Earlier this week, I received a call that I’ve been wanting for years. It was my Endocrinologist – and she was calling to tell me that my hypothyroidism was finally under control. I was ecstatic – after nearly 15 years of taking medicine, having blood tests, and feeling ill, I was finally getting the treatment I needed.
I was first diagnosed with hypothyroidism (also known as underactive thyroid) nearly 15 years ago. When I received the diagnosis, I had never heard of the disease, and wasn’t quite sure what it meant. I was given a prescription for Synthroid, a synthetic thyroid hormone, and told to come back in a few months for a recheck.
After a few years, my initial dose of Synthroid began to stop working. But I didn’t know it. The symptoms were so gradual, I hardly noticed them at all. When I went in for a routine physical, my physician tested my thyroid noted that my levels were off, and increased my dosage. This went on for years and years. I’d visit my physician, have blood drawn, and find that my levels were off. Sometimes she’d increase my dosage by a small amount, and sometimes she’d try the ‘wait and see’ approach, asking me to come back in six months.
Last summer I’d finally had it. When I went in for a check-up, my thyroid levels were off the charts. And this time I could definitely tell. My TSH (Thyroid-Stimulating Hormone), which is supposed to be between 0.30 and 5.50, was at 138.66! I came home and immediately made an appointment with an Endocrinologist, a physician who specializes thyroid disease.
From what I’ve read, having an underactive thyroid can affect people in a lot of different ways. In my experience, my underactive thyroid caused the following symptoms:
Body Temperature: I was freezing. All the time. In the winter, I would be so cold that I couldn’t sleep. Even if I used a heated blanket, I simply couldn’t stay warm. My hands were always cold, too. In fact, they were so cold that when The Goose was a baby, my hand grazed his skin as I was changing his diaper and he let out a scream that sounded so terrifying, I honestly thought that I’d hurt him. That is how cold my hands were.
Fingernails: My fingernails became so brittle and frail that they would break with the slightest touch. My toenails developed deep ridges that would spread across the entire nail. I used to cover them up with nail polish, but they became so bad that for the past two years I haven’t been able to wear sandals or flip flops. (The ridges are slowly clearing up – and I’m hoping to finally break out the sandals this summer!)
Mood: My mood and temperament have been greatly affected. I was often crabby, cranky, and felt a bit down. It wasn’t major, but I just didn’t feel like myself. I really didn’t like feeling that way – and it was frustrating.
Energy: I was tired all the time. Exhausted. Some days just getting out of bed and getting dressed felt like a chore. And taking care of an energetic child all day when you are feeling low on energy is not easy.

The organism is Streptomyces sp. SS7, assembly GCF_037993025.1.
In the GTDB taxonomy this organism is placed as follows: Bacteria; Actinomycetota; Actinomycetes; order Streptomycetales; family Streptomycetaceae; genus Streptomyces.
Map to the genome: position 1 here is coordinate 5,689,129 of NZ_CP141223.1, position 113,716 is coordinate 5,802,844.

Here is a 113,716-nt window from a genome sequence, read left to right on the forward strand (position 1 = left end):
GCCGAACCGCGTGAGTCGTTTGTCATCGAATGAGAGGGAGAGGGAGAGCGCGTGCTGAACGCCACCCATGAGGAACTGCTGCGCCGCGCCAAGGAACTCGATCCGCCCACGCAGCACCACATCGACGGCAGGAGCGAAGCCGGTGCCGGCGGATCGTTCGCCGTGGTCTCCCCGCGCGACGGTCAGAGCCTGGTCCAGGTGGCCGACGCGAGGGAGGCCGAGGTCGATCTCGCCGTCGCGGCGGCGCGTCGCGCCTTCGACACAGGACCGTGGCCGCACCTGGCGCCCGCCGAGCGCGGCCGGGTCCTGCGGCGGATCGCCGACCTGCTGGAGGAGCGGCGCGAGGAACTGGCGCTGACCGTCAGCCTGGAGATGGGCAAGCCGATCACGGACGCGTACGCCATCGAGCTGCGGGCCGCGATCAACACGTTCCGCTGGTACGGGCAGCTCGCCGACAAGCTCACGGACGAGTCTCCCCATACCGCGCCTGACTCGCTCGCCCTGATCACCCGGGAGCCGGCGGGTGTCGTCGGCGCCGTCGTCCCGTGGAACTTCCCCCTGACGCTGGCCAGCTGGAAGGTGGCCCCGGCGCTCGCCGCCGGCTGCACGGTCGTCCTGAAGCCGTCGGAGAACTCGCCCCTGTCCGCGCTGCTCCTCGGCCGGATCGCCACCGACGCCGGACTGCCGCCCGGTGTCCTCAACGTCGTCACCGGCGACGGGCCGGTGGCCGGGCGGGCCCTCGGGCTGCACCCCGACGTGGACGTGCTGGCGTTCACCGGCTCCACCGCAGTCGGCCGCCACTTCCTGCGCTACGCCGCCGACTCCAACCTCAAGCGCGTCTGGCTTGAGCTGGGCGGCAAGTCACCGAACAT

Hair: When my thyroid levels were at their worst, my hair was falling out by the handful. It would take forever to wash my hair in the shower, and every time I would go to get my hair cut I’d have to explain (again) why my hair was falling out, and reassure my stylist that it was nothing to worry about.
Weight: Over the past two years, I’ve watched helplessly as the scale slowly crept up. No matter what I tried – The Atkins Diet, The Dukan Diet, Weight Watchers – I couldn’t stop it. I’d eat low-calorie diets, avoid processed foods, and nothing made a difference. I was still gaining weight.
Memory: I was having a hard time focusing. I couldn’t remember what I needed to do throughout the day, and no matter how many lists I made, things were constantly falling off my radar. Add that to my weight gain, lack of energy and moodiness, and I can honestly say that I was not a joy to be around.
At my first visit with my Endocrinologist, she took me to have an ultrasound of my thyroid, and we found that not taking the proper amount of Synthroid for so long had caused my thyroid gland to shrink and become surrounded by scar tissue, to the point that it was barely visible. She assessed my symptoms, we talked about how I was feeling, and discussed my history of hypothyroidism. Then she did something amazing. She doubled my dose of Synthroid. You read that right – DOUBLED it.
Within two weeks I was feeling so much better. I was much more energetic, and that alone was cause to celebrate. My mood improved, because I was finally optimistic – I knew that we were finally going to get my disease under control.
Eventually, my hair stopped falling out, my memory and ability to focus improved, and I wasn’t feeling nearly as cold as I used to. My fingernails and toenails improved, and my mood was so much better.
It’s taken some time to get my dosage just right – we’ve increased it one more time since my initial visit, and two months ago she asked me to begin taking one and a half pills two days a week. I’m just so happy to see things finally improving. Adding in those half pills twice a week made a huge difference – I was surprised to find that within a month I had lost ten pounds without even trying. But I have to say, the best part of all is that I’m starting to feel like my old self again. And that’s all I really wanted.